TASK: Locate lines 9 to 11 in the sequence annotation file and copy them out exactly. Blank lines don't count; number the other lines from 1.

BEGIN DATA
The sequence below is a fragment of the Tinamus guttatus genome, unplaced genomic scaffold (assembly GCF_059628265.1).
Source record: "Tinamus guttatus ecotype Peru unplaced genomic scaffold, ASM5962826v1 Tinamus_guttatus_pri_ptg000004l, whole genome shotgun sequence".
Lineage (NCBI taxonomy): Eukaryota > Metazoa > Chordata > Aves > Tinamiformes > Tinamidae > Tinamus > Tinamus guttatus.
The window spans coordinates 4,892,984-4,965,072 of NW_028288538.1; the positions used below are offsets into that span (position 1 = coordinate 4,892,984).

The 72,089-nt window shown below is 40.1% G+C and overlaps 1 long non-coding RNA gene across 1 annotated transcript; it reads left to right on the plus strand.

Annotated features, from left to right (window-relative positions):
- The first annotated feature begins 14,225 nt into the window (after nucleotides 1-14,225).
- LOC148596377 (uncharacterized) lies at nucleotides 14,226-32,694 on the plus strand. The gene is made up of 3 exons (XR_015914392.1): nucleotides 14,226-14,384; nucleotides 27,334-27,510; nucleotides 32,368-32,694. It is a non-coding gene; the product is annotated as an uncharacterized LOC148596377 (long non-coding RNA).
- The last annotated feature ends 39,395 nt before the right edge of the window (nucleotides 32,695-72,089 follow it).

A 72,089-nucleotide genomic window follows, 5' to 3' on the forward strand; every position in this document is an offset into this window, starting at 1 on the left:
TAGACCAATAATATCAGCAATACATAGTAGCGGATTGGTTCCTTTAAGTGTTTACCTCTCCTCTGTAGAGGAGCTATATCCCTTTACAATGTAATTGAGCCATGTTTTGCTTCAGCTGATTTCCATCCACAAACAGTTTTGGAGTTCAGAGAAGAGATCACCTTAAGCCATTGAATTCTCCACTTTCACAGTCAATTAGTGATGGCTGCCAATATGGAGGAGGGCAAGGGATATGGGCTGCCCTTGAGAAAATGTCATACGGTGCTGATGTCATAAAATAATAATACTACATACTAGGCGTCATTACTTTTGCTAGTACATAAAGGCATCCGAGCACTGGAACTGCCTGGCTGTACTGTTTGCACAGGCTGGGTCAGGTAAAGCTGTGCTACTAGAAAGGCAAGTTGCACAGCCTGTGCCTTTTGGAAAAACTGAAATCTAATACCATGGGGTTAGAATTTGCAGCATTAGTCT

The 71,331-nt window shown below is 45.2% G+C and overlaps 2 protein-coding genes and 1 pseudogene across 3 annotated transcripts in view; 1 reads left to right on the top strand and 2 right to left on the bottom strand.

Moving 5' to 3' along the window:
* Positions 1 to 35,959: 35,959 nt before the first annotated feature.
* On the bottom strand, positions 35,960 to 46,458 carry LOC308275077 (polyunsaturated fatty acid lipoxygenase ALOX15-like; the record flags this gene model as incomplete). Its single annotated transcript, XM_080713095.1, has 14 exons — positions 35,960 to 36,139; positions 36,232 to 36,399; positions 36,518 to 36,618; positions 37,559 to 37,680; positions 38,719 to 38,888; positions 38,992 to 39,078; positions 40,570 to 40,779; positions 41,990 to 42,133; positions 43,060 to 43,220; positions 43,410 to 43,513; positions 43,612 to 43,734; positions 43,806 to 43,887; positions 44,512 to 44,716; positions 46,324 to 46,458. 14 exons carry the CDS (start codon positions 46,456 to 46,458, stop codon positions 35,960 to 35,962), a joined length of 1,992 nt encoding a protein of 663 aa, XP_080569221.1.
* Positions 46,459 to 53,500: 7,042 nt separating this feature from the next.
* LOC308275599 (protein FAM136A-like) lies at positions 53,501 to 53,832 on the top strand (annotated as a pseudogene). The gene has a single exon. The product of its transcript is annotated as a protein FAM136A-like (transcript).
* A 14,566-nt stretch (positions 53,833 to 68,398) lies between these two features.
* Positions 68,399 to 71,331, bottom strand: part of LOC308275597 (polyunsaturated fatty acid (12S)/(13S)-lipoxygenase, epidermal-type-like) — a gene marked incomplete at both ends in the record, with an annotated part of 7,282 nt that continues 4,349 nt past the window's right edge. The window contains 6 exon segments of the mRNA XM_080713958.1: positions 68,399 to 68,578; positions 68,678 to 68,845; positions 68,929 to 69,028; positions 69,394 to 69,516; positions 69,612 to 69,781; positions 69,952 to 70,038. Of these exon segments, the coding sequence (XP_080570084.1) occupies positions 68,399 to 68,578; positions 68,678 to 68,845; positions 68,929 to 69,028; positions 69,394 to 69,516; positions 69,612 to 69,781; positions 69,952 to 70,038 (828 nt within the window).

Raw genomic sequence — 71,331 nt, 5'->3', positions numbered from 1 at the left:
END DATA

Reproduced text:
- The last annotated feature ends 39,395 nt before the right edge of the window (nucleotides 32,695-72,089 follow it).

A 72,089-nucleotide genomic window follows, 5' to 3' on the forward strand; every position in this document is an offset into this window, starting at 1 on the left:
TAGACCAATAATATCAGCAATACATAGTAGCGGATTGGTTCCTTTAAGTGTTTACCTCTCCTCTGTAGAGGAGCTATATCCCTTTACAATGTAATTGAGCCATGTTTTGCTTCAGCTGATTTCCATCCACAAACAGTTTTGGAGTTCAGAGAAGAGATCACCTTAAGCCATTGAATTCTCCACTTTCACAGTCAATTAGTGATGGCTGCCAATATGGAGGAGGGCAAGGGATATGGGCTGCCCTTGAGAAAATGTCATACGGTGCTGATGTCATAAAATAATAATACTACATACTAGGCGTCATTACTTTTGCTAGTACATAAAGGCATCCGAGCACTGGAACTGCCTGGCTGTACTGTTTGCACAGGCTGGGTCAGGTAAAGCTGTGCTACTAGAAAGGCAAGTTGCACAGCCTGTGCCTTTTGGAAAAACTGAAATCTAATACCATGGGGTTAGAATTTGCAGCATTAGTCT